Quebec political parties take positions on key issues before winter session

When MNAs return to Quebec City on Feb. 9, they'll face issues that could distinguish their parties from one another in ways not seen since the Couillard government took office.

Liberals, Parti Québécois face critical moments that will further define them

Will Quebecers finally reap the rewards after almost two years of unpopular and painful austerity measures? (Jacques Boissinot/The Canadian Press)

When MNAs return to Quebec City on Feb. 9, they'll face issues that could distinguish their parties from one another in ways not seen since the Couillard government took office.

Let's take a look at some of the key issues to watch in the winter session:

1. Post-austerity budget

Quebec public sector workers held rotating walkouts for months over budget cuts and contracts. (Pascal Poinlane/Radio-Canada)

Will Quebecers finally reap the rewards after almost two years of unpopular and painful austerity measures? When Finance Minister Carlos Leitao tables the budget, people will judge whether it was all worth it.

We already got a sneak peek in the fall's economic update. The government reinvested $80 million in schools in underprivileged neighbourhoods. If the books are in order, as promised, where else will Philippe Couillard's government invest, and will it keep a commitment to start lowering taxes?

2. Anglophone education rights

School boards have expressed about Bill 86, which would eliminate elected school boards. (Radio-Canada)

English-speaking rights advocates say Bill 86, which would abolish school board elections, cuts to the heart of their community and threatens one of their few remaining institutions.

The education minister sees it differently and says he is putting more power over schools in the hands of parents.

The legality of those changes could end up in the courts.

Advocacy groups for Quebec's English speakers are mulling over legal action because they believe the proposed changes violate their constitutional rights.

Anglophone voices will be front and centre at committee hearings this session.

3. Opposition parties try to gain traction

Parti Québécois Leader Pierre Karl Péladeau took over the party last May. (Clement Allard/The Canadian Press)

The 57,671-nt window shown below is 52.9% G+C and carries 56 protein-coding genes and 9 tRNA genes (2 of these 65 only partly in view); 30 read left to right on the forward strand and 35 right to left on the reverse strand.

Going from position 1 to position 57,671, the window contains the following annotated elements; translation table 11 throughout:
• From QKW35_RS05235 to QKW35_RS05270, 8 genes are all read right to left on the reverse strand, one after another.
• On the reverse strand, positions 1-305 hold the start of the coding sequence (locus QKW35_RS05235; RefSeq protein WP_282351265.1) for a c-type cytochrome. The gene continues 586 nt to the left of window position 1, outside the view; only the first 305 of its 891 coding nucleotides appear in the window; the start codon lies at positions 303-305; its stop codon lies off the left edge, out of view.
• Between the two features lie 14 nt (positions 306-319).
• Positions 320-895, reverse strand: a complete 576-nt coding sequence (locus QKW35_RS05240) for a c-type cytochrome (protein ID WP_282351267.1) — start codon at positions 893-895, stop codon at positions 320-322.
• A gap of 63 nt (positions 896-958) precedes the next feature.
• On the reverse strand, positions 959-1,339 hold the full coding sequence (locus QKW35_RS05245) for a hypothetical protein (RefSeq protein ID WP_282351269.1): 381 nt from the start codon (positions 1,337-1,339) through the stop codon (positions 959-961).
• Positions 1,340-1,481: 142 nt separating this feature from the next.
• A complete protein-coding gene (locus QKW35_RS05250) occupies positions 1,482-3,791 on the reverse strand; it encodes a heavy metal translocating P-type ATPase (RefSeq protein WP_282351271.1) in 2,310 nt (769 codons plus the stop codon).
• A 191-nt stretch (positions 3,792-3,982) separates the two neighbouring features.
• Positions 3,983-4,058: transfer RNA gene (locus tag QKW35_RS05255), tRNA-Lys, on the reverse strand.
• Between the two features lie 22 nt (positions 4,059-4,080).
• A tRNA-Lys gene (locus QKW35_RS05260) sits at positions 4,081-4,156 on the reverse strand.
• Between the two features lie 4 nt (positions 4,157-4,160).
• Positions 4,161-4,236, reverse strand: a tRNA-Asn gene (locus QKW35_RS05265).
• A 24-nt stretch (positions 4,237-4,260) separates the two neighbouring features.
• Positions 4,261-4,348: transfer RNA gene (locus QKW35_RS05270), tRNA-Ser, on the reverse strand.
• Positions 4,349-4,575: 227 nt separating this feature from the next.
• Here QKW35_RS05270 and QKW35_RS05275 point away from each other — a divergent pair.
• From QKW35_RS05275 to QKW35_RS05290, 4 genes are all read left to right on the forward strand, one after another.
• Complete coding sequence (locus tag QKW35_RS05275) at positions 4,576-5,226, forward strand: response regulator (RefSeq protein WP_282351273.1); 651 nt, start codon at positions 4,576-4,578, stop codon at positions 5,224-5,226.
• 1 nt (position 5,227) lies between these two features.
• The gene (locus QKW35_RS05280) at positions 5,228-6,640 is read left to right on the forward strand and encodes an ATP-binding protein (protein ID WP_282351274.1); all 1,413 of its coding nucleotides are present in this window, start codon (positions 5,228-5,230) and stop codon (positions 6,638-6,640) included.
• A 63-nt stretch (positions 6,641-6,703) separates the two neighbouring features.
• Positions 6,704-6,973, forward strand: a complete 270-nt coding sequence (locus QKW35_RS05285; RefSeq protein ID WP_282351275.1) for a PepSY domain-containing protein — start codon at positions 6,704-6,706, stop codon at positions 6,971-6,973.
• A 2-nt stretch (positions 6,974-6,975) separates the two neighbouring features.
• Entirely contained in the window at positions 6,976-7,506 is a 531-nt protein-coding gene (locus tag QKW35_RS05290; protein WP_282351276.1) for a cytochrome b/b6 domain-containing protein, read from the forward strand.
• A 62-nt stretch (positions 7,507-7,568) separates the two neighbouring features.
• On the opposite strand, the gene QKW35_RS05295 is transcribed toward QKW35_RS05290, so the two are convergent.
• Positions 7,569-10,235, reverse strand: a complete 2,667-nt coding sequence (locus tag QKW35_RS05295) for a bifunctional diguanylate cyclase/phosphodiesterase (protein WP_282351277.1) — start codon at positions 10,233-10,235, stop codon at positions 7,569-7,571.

A year ago, Pierre Karl Péladeau was seen as his party's saviour.

But by May, it will have been a year since Péladeau took over as leader, and — despite the Couillard government's unpopular austerity measures — Péladeau has not been able to lead his party to a breakthrough in polls yet.

Nor has the party gained traction opposing the government's agenda, with the exception of Parti Québécois health critic Diane Lamarre, who takes on Health Minister Gaétan Barrette regularly in Question Period and in committee.

Now people will watch to see how the PQ tries to define itself through issues directly affecting Quebecers, rather than through the star power of its leader.

4. Coalition Avenir Québec soul-searching

François Legault leads the CAQ. (Jacques Boissinot/Canadian Press)

They changed their logo and colours before the holidays and are billing themselves as the only "nationalist party" in the National Assembly.

Will it be enough to distinguish the third party from the governing Liberals, who are squeezing out leader François Legault's party with policies the CAQ can get behind and welcoming its disaffected members with open arms

5. Health reform one year later

Close to 130 medical staff at St. Mary's Hospital have signed a letter denouncing an administrative decision to revoke their colleague's right to perform potentially life-saving surgery. (CBC)

One of the biggest overhauls to the health care system got underway a year ago.

Health Minister Gaétan Barrette promised that by eliminating a whole layer of bureaucracy and centralizing decision-making power, Quebecers would get better care.

Has it worked?

Many in the medical community do not believe the centralization of services — with more than 1,000 job cuts in administration — is benefiting patients.

The recent revelations about Mark Blandford, 73, – an ER patient who died after being refused vascular surgery at St. Mary's Hospital because the vascular surgeon's right to conduct an emergency operation had been revoked by his administration – has put the spotlight back on Barrette's health reform.

6. Fallout from Val-d'Or scandal

Bianca Moushoun spoke to Radio-Canada about alleged police abuse against aboriginal women.

The stories of alleged police abuse against aboriginal women in Val-D'Or rocked the Couillard government last fall.

Montreal's police force is investigating the allegations. Once that investigation is over, people will be looking to Quebec City to see how the government responds.

The province has already provided Val-d'Or with more money for support services in the wake of the allegations.

But community leaders also want the government to launch an independent inquiry into the allegations, something Aboriginal Affairs Minister Geoffrey Kelley is hesitant to do, given the looming national inquiry into missing and murdered aboriginal women.

Cabinet makeover?

Now that the budget is balanced, don't be surprised if Premier Philippe Couillard shuffles his cabinet.

Some new faces would help the government turn the page on its unpopular austerity agenda of the past 20 months and start the next chapter of its agenda with a fresh image.


Ryan Hicks is in his final year as a law student at McGill University and is a former Quebec political correspondent for the CBC. In 2018, he won the Amnesty International Media Award for his reporting from Guatemala about the root causes of migration from Central America to the United States.